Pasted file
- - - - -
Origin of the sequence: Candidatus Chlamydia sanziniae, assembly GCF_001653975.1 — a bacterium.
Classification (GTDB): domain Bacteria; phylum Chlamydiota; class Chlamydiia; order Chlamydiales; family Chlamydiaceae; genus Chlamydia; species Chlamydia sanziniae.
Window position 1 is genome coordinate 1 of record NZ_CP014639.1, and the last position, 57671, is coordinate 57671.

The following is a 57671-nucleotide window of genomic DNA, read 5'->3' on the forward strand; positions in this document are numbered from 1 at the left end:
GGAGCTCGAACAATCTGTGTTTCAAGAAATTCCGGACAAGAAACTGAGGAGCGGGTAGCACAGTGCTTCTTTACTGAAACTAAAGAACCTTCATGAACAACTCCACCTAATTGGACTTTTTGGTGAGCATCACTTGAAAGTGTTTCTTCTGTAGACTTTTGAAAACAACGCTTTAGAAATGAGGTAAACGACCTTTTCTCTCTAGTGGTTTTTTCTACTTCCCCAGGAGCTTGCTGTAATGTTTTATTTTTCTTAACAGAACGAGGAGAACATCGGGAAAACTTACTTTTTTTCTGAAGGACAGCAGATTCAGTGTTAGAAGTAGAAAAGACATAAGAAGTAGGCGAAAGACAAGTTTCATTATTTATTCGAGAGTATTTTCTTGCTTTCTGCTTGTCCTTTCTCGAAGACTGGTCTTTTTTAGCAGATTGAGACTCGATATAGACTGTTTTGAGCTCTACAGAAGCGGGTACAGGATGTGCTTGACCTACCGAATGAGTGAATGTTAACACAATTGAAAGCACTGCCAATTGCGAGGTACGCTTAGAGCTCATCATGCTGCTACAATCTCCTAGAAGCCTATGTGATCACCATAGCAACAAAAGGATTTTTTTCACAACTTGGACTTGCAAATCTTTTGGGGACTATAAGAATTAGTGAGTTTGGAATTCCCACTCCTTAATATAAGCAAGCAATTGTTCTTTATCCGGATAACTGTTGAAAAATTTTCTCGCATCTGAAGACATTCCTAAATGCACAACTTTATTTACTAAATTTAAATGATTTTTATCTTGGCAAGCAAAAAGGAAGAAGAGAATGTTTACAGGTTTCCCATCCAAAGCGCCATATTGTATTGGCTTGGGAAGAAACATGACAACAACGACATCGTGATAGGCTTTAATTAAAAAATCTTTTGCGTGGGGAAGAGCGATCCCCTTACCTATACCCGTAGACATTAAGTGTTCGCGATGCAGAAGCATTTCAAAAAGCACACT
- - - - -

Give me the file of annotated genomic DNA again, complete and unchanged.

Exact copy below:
Origin of the sequence: Candidatus Chlamydia sanziniae, assembly GCF_001653975.1 — a bacterium.
Classification (GTDB): domain Bacteria; phylum Chlamydiota; class Chlamydiia; order Chlamydiales; family Chlamydiaceae; genus Chlamydia; species Chlamydia sanziniae.
Window position 1 is genome coordinate 1 of record NZ_CP014639.1, and the last position, 57671, is coordinate 57671.

The following is a 57671-nucleotide window of genomic DNA, read 5'->3' on the forward strand; positions in this document are numbered from 1 at the left end:
GGAGCTCGAACAATCTGTGTTTCAAGAAATTCCGGACAAGAAACTGAGGAGCGGGTAGCACAGTGCTTCTTTACTGAAACTAAAGAACCTTCATGAACAACTCCACCTAATTGGACTTTTTGGTGAGCATCACTTGAAAGTGTTTCTTCTGTAGACTTTTGAAAACAACGCTTTAGAAATGAGGTAAACGACCTTTTCTCTCTAGTGGTTTTTTCTACTTCCCCAGGAGCTTGCTGTAATGTTTTATTTTTCTTAACAGAACGAGGAGAACATCGGGAAAACTTACTTTTTTTCTGAAGGACAGCAGATTCAGTGTTAGAAGTAGAAAAGACATAAGAAGTAGGCGAAAGACAAGTTTCATTATTTATTCGAGAGTATTTTCTTGCTTTCTGCTTGTCCTTTCTCGAAGACTGGTCTTTTTTAGCAGATTGAGACTCGATATAGACTGTTTTGAGCTCTACAGAAGCGGGTACAGGATGTGCTTGACCTACCGAATGAGTGAATGTTAACACAATTGAAAGCACTGCCAATTGCGAGGTACGCTTAGAGCTCATCATGCTGCTACAATCTCCTAGAAGCCTATGTGATCACCATAGCAACAAAAGGATTTTTTTCACAACTTGGACTTGCAAATCTTTTGGGGACTATAAGAATTAGTGAGTTTGGAATTCCCACTCCTTAATATAAGCAAGCAATTGTTCTTTATCCGGATAACTGTTGAAAAATTTTCTCGCATCTGAAGACATTCCTAAATGCACAACTTTATTTACTAAATTTAAATGATTTTTATCTTGGCAAGCAAAAAGGAAGAAGAGAATGTTTACAGGTTTCCCATCCAAAGCGCCATATTGTATTGGCTTGGGAAGAAACATGACAACAACGACATCGTGATAGGCTTTAATTAAAAAATCTTTTGCGTGGGGAAGAGCGATCCCCTTACCTATACCCGTAGACATTAAGTGTTCGCGATGCAGAAGCATTTCAAAAAGCACACT